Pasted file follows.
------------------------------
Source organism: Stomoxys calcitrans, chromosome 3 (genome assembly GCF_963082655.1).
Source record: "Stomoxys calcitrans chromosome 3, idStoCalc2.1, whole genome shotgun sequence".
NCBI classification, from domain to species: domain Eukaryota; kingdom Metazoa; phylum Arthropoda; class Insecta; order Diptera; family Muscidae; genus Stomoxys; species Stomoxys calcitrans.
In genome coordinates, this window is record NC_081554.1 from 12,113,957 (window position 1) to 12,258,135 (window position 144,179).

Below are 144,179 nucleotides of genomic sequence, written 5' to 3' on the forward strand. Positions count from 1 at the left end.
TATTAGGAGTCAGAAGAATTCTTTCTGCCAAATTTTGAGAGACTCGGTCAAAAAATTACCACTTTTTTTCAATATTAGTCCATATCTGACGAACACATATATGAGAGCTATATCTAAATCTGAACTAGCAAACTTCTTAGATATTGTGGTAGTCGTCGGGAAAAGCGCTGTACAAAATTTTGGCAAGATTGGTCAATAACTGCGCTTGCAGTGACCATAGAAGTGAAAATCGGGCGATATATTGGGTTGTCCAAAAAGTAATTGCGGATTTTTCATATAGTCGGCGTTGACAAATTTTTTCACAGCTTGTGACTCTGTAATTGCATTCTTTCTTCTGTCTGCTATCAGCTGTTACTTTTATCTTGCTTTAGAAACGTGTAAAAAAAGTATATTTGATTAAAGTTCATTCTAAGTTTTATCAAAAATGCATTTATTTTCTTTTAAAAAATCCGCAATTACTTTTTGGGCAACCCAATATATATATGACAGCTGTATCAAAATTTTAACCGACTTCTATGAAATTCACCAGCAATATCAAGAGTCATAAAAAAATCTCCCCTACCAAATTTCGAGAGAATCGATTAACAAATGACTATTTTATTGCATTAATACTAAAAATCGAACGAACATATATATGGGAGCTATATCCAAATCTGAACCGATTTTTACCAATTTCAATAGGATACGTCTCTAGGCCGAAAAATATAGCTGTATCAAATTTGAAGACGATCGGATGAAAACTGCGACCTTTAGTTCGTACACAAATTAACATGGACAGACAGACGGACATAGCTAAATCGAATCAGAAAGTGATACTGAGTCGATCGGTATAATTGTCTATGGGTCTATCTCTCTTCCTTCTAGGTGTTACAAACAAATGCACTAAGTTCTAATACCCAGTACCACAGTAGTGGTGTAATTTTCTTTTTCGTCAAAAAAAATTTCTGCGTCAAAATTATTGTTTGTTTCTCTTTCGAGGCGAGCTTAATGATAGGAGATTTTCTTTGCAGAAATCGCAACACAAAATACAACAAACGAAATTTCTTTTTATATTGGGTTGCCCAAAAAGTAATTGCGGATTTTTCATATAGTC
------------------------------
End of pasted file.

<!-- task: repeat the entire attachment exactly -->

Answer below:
Source organism: Stomoxys calcitrans, chromosome 3 (genome assembly GCF_963082655.1).
Source record: "Stomoxys calcitrans chromosome 3, idStoCalc2.1, whole genome shotgun sequence".
NCBI classification, from domain to species: domain Eukaryota; kingdom Metazoa; phylum Arthropoda; class Insecta; order Diptera; family Muscidae; genus Stomoxys; species Stomoxys calcitrans.
In genome coordinates, this window is record NC_081554.1 from 12,113,957 (window position 1) to 12,258,135 (window position 144,179).

Below are 144,179 nucleotides of genomic sequence, written 5' to 3' on the forward strand. Positions count from 1 at the left end.
TATTAGGAGTCAGAAGAATTCTTTCTGCCAAATTTTGAGAGACTCGGTCAAAAAATTACCACTTTTTTTCAATATTAGTCCATATCTGACGAACACATATATGAGAGCTATATCTAAATCTGAACTAGCAAACTTCTTAGATATTGTGGTAGTCGTCGGGAAAAGCGCTGTACAAAATTTTGGCAAGATTGGTCAATAACTGCGCTTGCAGTGACCATAGAAGTGAAAATCGGGCGATATATTGGGTTGTCCAAAAAGTAATTGCGGATTTTTCATATAGTCGGCGTTGACAAATTTTTTCACAGCTTGTGACTCTGTAATTGCATTCTTTCTTCTGTCTGCTATCAGCTGTTACTTTTATCTTGCTTTAGAAACGTGTAAAAAAAGTATATTTGATTAAAGTTCATTCTAAGTTTTATCAAAAATGCATTTATTTTCTTTTAAAAAATCCGCAATTACTTTTTGGGCAACCCAATATATATATGACAGCTGTATCAAAATTTTAACCGACTTCTATGAAATTCACCAGCAATATCAAGAGTCATAAAAAAATCTCCCCTACCAAATTTCGAGAGAATCGATTAACAAATGACTATTTTATTGCATTAATACTAAAAATCGAACGAACATATATATGGGAGCTATATCCAAATCTGAACCGATTTTTACCAATTTCAATAGGATACGTCTCTAGGCCGAAAAATATAGCTGTATCAAATTTGAAGACGATCGGATGAAAACTGCGACCTTTAGTTCGTACACAAATTAACATGGACAGACAGACGGACATAGCTAAATCGAATCAGAAAGTGATACTGAGTCGATCGGTATAATTGTCTATGGGTCTATCTCTCTTCCTTCTAGGTGTTACAAACAAATGCACTAAGTTCTAATACCCAGTACCACAGTAGTGGTGTAATTTTCTTTTTCGTCAAAAAAAATTTCTGCGTCAAAATTATTGTTTGTTTCTCTTTCGAGGCGAGCTTAATGATAGGAGATTTTCTTTGCAGAAATCGCAACACAAAATACAACAAACGAAATTTCTTTTTATATTGGGTTGCCCAAAAAGTAATTGCGGATTTTTCATATAGTC